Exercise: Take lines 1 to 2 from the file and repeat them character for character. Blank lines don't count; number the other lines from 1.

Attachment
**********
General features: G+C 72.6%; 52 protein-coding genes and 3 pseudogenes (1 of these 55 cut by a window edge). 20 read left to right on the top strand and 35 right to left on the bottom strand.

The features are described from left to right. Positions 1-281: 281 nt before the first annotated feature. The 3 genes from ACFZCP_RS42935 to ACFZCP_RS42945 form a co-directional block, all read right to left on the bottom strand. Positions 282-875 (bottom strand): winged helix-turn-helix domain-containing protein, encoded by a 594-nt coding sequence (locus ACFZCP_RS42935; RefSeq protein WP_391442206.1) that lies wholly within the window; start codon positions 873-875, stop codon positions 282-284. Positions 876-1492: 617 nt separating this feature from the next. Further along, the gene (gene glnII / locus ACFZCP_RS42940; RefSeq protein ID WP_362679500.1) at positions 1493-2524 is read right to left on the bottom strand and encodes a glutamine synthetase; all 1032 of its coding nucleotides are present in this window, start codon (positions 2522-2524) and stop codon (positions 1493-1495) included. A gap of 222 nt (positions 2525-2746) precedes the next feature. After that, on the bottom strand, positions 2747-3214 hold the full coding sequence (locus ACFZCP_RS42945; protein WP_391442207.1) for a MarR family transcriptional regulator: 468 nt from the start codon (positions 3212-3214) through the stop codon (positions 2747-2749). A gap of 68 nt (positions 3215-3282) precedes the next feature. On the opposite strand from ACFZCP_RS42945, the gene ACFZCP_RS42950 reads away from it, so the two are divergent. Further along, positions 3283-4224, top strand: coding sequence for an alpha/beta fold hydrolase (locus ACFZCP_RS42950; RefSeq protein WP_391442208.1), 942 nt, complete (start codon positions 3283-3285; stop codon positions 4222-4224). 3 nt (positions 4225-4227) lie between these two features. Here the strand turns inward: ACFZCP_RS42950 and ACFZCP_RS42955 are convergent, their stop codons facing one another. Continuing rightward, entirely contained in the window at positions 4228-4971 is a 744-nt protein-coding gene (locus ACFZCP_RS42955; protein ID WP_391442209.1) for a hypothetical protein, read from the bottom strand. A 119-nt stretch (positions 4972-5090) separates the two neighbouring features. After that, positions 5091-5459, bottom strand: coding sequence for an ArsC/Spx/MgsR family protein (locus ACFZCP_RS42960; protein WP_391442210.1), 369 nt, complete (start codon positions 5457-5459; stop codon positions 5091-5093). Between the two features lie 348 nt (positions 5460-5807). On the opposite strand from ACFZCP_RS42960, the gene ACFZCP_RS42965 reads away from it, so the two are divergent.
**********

General features: G+C 72.6%; 52 protein-coding genes and 3 pseudogenes (1 of these 55 cut by a window edge). 20 read left to right on the top strand and 35 right to left on the bottom strand.

The features are described from left to right. Positions 1-281: 281 nt before the first annotated feature. The 3 genes from ACFZCP_RS42935 to ACFZCP_RS42945 form a co-directional block, all read right to left on the bottom strand. Positions 282-875 (bottom strand): winged helix-turn-helix domain-containing protein, encoded by a 594-nt coding sequence (locus ACFZCP_RS42935; RefSeq protein WP_391442206.1) that lies wholly within the window; start codon positions 873-875, stop codon positions 282-284. Positions 876-1492: 617 nt separating this feature from the next. Further along, the gene (gene glnII / locus ACFZCP_RS42940; RefSeq protein ID WP_362679500.1) at positions 1493-2524 is read right to left on the bottom strand and encodes a glutamine synthetase; all 1032 of its coding nucleotides are present in this window, start codon (positions 2522-2524) and stop codon (positions 1493-1495) included. A gap of 222 nt (positions 2525-2746) precedes the next feature. After that, on the bottom strand, positions 2747-3214 hold the full coding sequence (locus ACFZCP_RS42945; protein WP_391442207.1) for a MarR family transcriptional regulator: 468 nt from the start codon (positions 3212-3214) through the stop codon (positions 2747-2749). A gap of 68 nt (positions 3215-3282) precedes the next feature. On the opposite strand from ACFZCP_RS42945, the gene ACFZCP_RS42950 reads away from it, so the two are divergent. Further along, positions 3283-4224, top strand: coding sequence for an alpha/beta fold hydrolase (locus ACFZCP_RS42950; RefSeq protein WP_391442208.1), 942 nt, complete (start codon positions 3283-3285; stop codon positions 4222-4224). 3 nt (positions 4225-4227) lie between these two features. Here the strand turns inward: ACFZCP_RS42950 and ACFZCP_RS42955 are convergent, their stop codons facing one another. Continuing rightward, entirely contained in the window at positions 4228-4971 is a 744-nt protein-coding gene (locus ACFZCP_RS42955; protein ID WP_391442209.1) for a hypothetical protein, read from the bottom strand. A 119-nt stretch (positions 4972-5090) separates the two neighbouring features. After that, positions 5091-5459, bottom strand: coding sequence for an ArsC/Spx/MgsR family protein (locus ACFZCP_RS42960; protein WP_391442210.1), 369 nt, complete (start codon positions 5457-5459; stop codon positions 5091-5093). Between the two features lie 348 nt (positions 5460-5807). On the opposite strand from ACFZCP_RS42960, the gene ACFZCP_RS42965 reads away from it, so the two are divergent.